And just because this government has appointed a High Court Judge to determine what happenned it does not mean that others are out of bounds in carrying out their own enquiry, be that through close local knowledge, media reports, industry experience, etc. I for one, am not beholden to some govt and will do and speak as I wish. I have little faith in govt actions (more in the judiciary).

    The Royal Commission is not the sole appropriate place to discuss and enquire – it is merely one of a number of places. Get with the reality of the man on the street.

    So anyone who suggests that I shut up and wait for the govt process to run can go jump. Happy to carry the can for being wrong – lets see what happens.

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  61. Pete George (23,359 comments) says:

    So anyone who suggests that I shut up and wait for the govt process to run can go jump.

    It is being suggested that unions would be prudent to shut up and wait until the various inquiries have properly investigated. Blog posters will continue to jump in regardless.

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  62. vto (1,128 comments) says:

    Yes Pete, organisations such as unions and govts and police etc have many such appropriate norms and parameters around how their conduct should proceed. That is for them.

    Btw KevinH, given you have asked us to rely on the govt’s appointment and terms of reference around the judiciary’s role, and that it seems you may be one such person enmeshed in the judicial system, how does a member of the public know it can rely on the judiciary given that the Wilson stain remains ?? …….

    such a shame that was not cleaned up. smelly stain.

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  63. big bruv (13,573 comments) says:

    Hori

    “Gwilly fuck you right wingers are fucking dumb are you not, you state the unions are a menace, yes, they do tend to be rather keen on safety issues ”

    How I wish this was about safety issues, sadly this is just another example of extreme lowlife (Kelly and McCarten) using the death of 29 men for their own political gain.

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  64. kiwi in america (2,486 comments) says:

    vto
    Spare us the class warfare rhetoric. You’ve clearly never started a company or run one. They all cost more than predicted and hence there is never quite enough to go around. Go ask the founders of PayPal, Google, You Tube and Microsoft who all began their companies on inadequate venture capital but still made it.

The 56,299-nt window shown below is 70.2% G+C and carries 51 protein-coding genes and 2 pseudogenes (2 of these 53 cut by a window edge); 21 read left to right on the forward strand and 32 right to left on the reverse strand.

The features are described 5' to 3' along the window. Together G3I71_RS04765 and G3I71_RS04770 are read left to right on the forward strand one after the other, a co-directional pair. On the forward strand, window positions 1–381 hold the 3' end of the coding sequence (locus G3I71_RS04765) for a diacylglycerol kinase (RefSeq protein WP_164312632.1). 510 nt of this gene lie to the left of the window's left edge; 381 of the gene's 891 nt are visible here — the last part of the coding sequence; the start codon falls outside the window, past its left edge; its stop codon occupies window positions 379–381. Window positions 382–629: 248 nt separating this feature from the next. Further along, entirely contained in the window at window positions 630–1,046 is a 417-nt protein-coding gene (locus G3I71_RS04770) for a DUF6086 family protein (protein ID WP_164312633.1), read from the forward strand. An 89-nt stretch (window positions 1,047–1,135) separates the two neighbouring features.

The Miners Union were an integral part of the set up of this company. It has probably been the most scrutinized and analysed mining operation in NZ history – even to this very day where is the union rep on the inside of this process who has come forward with a shock horror expose of the shocky approval process and any management abuse of power. John Campbell would have an orgasm at the mere prospect of an interview with such a whistleblower. It hasn’t happened and that is because the set up and approval processes that needed to be adhered to will likely be proven to largely have been adhered to.

    What singles out a RC of I is its powers of subpaena – powers that the other inquiries don’t have. Whittall does not come across as someone with anything to hide. I have no doubt that if he and his management team are found to be remotely culpable that he would resign.

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  65. Kimble (4,417 comments) says:

    “And yes, strong representation on these issues (as in Australia) can lead to a more even distribution of income where the lowest-paid are concerned.”

    Meh, not so sure. The average wage in Australia is higher than NZ, but is the lowest wage? You would have to exclude the influence of the minimum wage to isolate the current impact of Unions.*

    (*If Unions want to claim the minimum wage, then they must also claim the rate of unemployment in low skilled workers, and they never have.)

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  66. vendetta (60 comments) says:

    Minimum wage in Aus was raised to $15 back in July. So yes, quite a bit more than ours.

    Again, this doesn’t detract from the fact that I believe the unions in this country are doing a poor job because scoring political points appears to have taken over in importance from standing up for the average worker.